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Spring 2006 Canadian Studies Courses

First Nations of Canada

Steven Savage, Professor of Anthropology
Eastern Kentucky University, Steve.Savage@eku.edu

Canada’s First Nations are its native peoples who live from the Atlantic Provinces to British Columbia and from the forty-ninth parallel to the Arctic Circle and who include the Ojibwe (Chippewa), Huron, Cheyenne, Lillooet, Nootka, subarctic Dene, and Inuit. In this course, these nations will be examined and compared using the concepts of culture area and culture change, ethnographical, ethnohistorical, and anthropological models. This course will originate from Eastern Kentucky University, use the EKU Blackboard server, and be taught by Professor Steven Savage, Professor of Anthropology at EKU.

Government and Politics of Britain and Canada

John Petersen, Professor of Political Science
Western Kentucky University, John.Petersen@wku.edu

Canada and Britain have shared a lengthy common experience which will provide the opportunity to study the characteristics of their political cultures, the role of public opinion, pressure groups, and political parties, the evolution of their governments, the behavior of their legislatures, prime ministers, cabinets, and civil servants, the nature of their regional and local governments, and the manner in which they make and implement major public policies with comparisons to the political system of the United States. This course will originate from Western Kentucky University, use the WKU Blackboard server, and be taught by John Petersen, Professor of Political Science at WKU.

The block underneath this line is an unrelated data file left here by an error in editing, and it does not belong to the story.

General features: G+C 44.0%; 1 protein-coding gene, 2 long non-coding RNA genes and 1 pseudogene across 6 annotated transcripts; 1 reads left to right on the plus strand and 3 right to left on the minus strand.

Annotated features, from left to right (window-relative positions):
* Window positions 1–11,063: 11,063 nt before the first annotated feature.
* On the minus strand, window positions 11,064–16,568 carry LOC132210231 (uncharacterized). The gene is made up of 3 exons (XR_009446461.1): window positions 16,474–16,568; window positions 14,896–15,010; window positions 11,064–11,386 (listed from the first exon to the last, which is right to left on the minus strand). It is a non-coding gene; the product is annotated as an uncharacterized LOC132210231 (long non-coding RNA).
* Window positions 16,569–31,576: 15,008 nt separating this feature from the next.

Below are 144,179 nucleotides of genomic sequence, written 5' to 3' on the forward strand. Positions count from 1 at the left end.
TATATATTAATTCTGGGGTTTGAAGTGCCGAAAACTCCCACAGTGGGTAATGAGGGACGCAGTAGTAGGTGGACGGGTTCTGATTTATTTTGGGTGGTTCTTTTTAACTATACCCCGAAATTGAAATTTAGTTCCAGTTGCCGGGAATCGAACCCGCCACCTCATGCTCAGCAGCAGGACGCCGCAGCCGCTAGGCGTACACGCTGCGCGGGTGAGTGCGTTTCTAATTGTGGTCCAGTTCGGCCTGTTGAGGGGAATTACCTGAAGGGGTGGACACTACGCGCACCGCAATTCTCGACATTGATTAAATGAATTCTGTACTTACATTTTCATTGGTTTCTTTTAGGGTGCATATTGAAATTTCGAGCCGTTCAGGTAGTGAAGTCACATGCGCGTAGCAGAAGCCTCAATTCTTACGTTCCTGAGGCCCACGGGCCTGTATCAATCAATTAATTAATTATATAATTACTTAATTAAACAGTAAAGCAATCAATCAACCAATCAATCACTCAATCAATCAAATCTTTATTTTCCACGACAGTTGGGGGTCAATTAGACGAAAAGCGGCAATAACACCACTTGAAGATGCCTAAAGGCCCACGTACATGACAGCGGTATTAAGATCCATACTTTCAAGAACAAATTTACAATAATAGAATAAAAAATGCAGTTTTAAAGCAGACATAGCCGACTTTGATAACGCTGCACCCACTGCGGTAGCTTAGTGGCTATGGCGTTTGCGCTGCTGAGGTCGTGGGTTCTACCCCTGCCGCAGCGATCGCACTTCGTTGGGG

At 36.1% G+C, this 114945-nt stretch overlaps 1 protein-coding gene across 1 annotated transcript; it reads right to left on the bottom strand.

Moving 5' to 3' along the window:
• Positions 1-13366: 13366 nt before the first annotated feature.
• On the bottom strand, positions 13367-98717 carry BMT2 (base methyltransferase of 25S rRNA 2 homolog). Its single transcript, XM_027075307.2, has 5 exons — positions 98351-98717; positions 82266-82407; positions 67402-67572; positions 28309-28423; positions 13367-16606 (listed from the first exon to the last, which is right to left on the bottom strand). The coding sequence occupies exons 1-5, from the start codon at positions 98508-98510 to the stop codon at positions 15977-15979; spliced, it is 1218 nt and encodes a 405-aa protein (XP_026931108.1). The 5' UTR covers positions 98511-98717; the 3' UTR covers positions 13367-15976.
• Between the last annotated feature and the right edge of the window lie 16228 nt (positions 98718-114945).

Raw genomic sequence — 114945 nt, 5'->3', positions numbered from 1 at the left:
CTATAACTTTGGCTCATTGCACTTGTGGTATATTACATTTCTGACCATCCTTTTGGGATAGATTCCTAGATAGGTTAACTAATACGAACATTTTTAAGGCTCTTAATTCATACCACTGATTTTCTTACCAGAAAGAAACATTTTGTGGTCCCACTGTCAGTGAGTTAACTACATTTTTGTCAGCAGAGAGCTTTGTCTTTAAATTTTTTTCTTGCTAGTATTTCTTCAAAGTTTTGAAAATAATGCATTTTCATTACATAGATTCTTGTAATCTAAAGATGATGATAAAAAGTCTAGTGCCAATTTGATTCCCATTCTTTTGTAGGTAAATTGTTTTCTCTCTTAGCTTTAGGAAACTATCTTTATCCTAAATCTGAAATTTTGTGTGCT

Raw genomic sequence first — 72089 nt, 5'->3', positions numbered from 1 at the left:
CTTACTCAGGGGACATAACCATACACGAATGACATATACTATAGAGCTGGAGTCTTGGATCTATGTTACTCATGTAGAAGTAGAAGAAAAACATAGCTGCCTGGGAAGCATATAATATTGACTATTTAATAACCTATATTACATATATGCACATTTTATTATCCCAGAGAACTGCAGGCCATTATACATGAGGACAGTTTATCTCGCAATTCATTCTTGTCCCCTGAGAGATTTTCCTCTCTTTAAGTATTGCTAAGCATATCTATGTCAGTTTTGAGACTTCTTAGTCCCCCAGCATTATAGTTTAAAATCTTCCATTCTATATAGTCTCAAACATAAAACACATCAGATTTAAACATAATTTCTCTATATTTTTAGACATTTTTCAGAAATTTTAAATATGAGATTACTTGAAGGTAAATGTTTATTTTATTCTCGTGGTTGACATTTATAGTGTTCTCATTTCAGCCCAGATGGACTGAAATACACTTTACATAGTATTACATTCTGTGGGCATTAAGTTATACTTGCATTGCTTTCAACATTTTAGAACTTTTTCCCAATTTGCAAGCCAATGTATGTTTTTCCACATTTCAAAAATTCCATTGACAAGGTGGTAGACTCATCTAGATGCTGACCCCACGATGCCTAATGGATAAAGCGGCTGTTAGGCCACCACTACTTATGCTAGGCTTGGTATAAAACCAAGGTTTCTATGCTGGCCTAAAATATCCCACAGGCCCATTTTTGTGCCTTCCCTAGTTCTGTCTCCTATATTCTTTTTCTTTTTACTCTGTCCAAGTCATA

The North American Marketplace

Terri Friel, Associate Professor of Operations Management
Butler University, tfriel@butler.edu

The United States, Canada, and Mexico now constitute a North American marketplace defined by the North American Free Trade Agreement (NAFTA). This course will investigate the historical development of the NAFTA and a focus on Canadian, US, and Mexican issues and perspectives on the developing a North American business environment: its trade, financial and investment issues; its labor, environmental energy and water rights issues; and its cultural and political impacts. This course will originate from Morehead State University, use the MSU Blackboard server, and be taught by Terri Friel, Associate Professor of Operations Management at Butler University.

Politics of the North American Auto Industry

Ernest J. Yanarella, Professor of Political Science
University of Kentucky, ejyana@email.uky.edu

The changing global political economy and restructuring of national, state, and local economies have placed the future of the North American automobile industry in jeopardy. This course will explore the politics of the Big Three automakers in the United States and Canada in terms of globalizing trends in the international automobile marketplace, the emergence of Japanese and South Korean transplants in North America, the challenge of flexible production methods to traditional assembly line production, the problem of overcapacity in the international auto market, the role of union labor in reorganizing the workplace, the technological advances in automobile construction and fuel efficiency, and the prospects for renewal of North American auto manufacturing in the face of global competition. This course will originate from the University of Kentucky, use the UK Blackboard server, and be taught by Ernest J. Yanarella, Professor of Political Science.


Copyright © 2005 Kentucky-Canadian Studies Association
Content by William Green — Graphics, HTML by John Yanarella